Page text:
Thursday, June 19, 2014
Forgiveness the breath of life and the path of transcendence
Rev. Guengerich stresses our utter dependence on one another and the world and he writes, "The religious experience of utter dependence is twofold: a feeling of awe and a feeling of obligation." p.141
Religion in our secular society has become a commodity in the marketplace of ideas and entertainment. Should I go to church on Sunday or to the ballgame? The sense of awe and obligation are gone. Religion from the Latin word "religare" means to bind, to restrain, to hold back, and in this day and age not many people want to be bound to something, let alone held back or restrained.
Religion is also a culture made up of values, beliefs, practices, and a history of traditions which define, inform, educate, and inculcate ways of thought, feelings, and behavior. In the old days, religion defined who you are, a Catholic, a Jew, a Protestant, a Buddhist, and now days it is joining a club like being a member of a bowling league or a Rotarian or a Scout. People change their allegiance to a religious denomination like they switch brands of the products they purchase. Gone are the days of awe and obligation. People are much more shallow and less willing to put down roots in the sense of making meaningful and long term commitments. The data proves this when studying church membership and attendance and Unitarian Universalism is no different from other mainline Protestant churches in losing membership.
Rev. Guengerich writes "The elements of an effective worship service need to address four key aspects of human experience: what's true, what's broken, what's right, and what's transcendent." p.145 I was struck by the simplicity of Guengerich's analysis and I reflected on how many of the worship services I have attended where these elements were not effectively addressed, especially "what's true" and I felt very demoralized and alienated and lost interest in further attendance. As I think about this, I am struck by the fact that many preachers are afraid. Pastors are afraid of telling the truth because it will offend certain members of the congregation or the community, and so things get watered down, or "overlooked", and what is very significant in many churches is what's not said, the elephant in the living room. I am reminded of Edwin Friedman's great book, "A Failure Of Nerve: Leadership in the Age of the Quick Fix"
It is hard to feel awe and obligation to what's not true or to an organization with hidden agendas. The core of a well functioning church is "right mindedness" and without it one cannot move on to the One mindedness of the Holy Spirit. It is written in A Course In Miracles, "Salvation is nothing more than 'right-mindedness,' which is not the One-mindedness of the Holy Spirit, but which must be achieved before One-mindedness is restored." T-4.II.10:1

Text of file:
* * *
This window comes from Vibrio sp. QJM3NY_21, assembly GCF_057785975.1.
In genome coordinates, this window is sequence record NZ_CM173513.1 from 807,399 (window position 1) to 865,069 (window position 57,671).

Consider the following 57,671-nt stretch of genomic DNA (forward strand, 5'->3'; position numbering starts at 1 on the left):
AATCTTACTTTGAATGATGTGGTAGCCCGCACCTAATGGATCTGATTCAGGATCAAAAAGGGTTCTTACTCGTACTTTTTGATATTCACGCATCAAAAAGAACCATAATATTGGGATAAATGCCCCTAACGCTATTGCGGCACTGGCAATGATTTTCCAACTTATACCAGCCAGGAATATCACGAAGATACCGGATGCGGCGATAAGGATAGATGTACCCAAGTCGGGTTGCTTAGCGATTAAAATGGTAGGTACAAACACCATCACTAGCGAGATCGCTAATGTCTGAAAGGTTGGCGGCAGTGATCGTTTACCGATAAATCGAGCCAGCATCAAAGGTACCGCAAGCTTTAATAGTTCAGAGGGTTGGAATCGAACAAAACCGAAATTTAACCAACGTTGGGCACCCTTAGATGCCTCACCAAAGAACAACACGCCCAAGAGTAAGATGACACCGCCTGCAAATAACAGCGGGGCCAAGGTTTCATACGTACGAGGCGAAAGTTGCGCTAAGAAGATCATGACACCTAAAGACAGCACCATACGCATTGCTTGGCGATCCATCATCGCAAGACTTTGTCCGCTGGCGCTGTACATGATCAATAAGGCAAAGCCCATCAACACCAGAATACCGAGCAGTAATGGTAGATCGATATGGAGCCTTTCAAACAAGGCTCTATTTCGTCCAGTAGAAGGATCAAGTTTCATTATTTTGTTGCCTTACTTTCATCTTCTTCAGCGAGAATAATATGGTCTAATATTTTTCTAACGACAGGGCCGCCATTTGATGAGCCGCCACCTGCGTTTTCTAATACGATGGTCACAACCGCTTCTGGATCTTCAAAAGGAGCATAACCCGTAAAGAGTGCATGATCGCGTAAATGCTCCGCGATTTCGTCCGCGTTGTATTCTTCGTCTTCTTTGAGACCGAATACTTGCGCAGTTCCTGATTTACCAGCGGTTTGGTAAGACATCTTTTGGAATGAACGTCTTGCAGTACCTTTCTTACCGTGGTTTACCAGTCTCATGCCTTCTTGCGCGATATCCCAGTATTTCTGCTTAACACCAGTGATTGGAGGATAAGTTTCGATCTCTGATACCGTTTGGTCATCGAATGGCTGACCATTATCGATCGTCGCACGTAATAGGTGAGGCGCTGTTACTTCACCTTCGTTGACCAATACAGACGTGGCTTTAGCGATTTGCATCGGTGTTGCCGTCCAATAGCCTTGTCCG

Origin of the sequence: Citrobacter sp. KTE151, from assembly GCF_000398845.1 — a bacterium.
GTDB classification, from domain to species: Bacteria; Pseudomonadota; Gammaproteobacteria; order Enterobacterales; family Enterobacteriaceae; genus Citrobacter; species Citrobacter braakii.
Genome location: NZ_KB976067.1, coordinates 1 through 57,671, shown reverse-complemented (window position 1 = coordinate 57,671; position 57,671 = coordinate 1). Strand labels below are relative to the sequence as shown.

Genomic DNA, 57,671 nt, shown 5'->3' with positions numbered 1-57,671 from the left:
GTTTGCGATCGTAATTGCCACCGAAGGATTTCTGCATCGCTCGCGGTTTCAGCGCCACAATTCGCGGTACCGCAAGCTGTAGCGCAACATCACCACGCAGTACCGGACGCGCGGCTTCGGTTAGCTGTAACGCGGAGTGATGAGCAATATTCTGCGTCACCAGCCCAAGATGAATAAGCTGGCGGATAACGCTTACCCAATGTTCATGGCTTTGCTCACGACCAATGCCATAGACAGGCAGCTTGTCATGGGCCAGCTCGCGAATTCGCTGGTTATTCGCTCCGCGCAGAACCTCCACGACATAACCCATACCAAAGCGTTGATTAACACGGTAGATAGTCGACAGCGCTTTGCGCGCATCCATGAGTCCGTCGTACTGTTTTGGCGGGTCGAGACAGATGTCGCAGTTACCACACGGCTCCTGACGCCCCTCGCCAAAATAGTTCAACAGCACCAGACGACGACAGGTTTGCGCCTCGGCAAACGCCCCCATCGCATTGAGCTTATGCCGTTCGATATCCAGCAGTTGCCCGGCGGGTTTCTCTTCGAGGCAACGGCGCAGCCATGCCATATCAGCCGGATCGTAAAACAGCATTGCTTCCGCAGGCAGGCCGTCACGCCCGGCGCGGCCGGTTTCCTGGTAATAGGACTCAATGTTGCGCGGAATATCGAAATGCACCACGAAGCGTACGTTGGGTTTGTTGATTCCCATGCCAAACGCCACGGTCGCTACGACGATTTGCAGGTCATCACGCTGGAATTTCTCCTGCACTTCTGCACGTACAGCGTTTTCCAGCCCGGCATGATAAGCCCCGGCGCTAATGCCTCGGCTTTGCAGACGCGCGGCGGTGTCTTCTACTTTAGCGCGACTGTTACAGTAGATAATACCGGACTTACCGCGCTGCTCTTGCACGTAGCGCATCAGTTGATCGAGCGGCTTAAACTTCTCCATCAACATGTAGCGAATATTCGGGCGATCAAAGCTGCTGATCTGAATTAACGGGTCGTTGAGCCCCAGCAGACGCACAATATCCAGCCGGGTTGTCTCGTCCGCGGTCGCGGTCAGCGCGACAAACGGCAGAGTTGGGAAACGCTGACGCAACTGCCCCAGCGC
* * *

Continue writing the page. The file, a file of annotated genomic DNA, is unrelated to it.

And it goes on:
Not only are Pastors afraid to speak the truth, they may not know the truth. How can you conduct a worship service where an important element, if Rev. Guengerich is right, is dealing with the question, "What's true?" if you don't know the answer to this question yourself? Can you teach what you don't know? Can you lead when you don't know the way yourself? Can you share what you don't have?
And where is this knowledge to be found? It is not "out there". It is not to be found in the external world. The truth which religion deals with is inside a person; it is internal. The truth of religion is to be found on an inward journey not on an outward journey, and this may be where Unitarian Universalism has missed the boat, is barking up the wrong tree, is going in a mistaken direction. Jesus says in Mark 8:36, "What good is it if a person gains the whole world, but loses his or her soul?"
What is the soul of Unitarian Universalism? Rev. Guengerich says for Christianity it is love, for Jews it is obedience, for Muslims it is submission and for UUs it could be gratitude. Will gratitude save us? I think not. Gratitude is nice, helpful, important, but before you get to gratitude you must first deal with forgiveness and it is with forgiveness that I recognize my utter dependence, re-establish my right mindedness, find peace, and go home to God. How can practicing the Unitarian Universalist religion help us forgive ourselves, each other, and the world? The world is heavy with grief, disappointments, abuse and injustice, and the alchemy of religion is to turn suffering into joy, fear into peace, hatred into love. If Unitarian Univeralism could help us learn how to forgive ourselves and each other it would be a powerful and facilitating force for saving the world.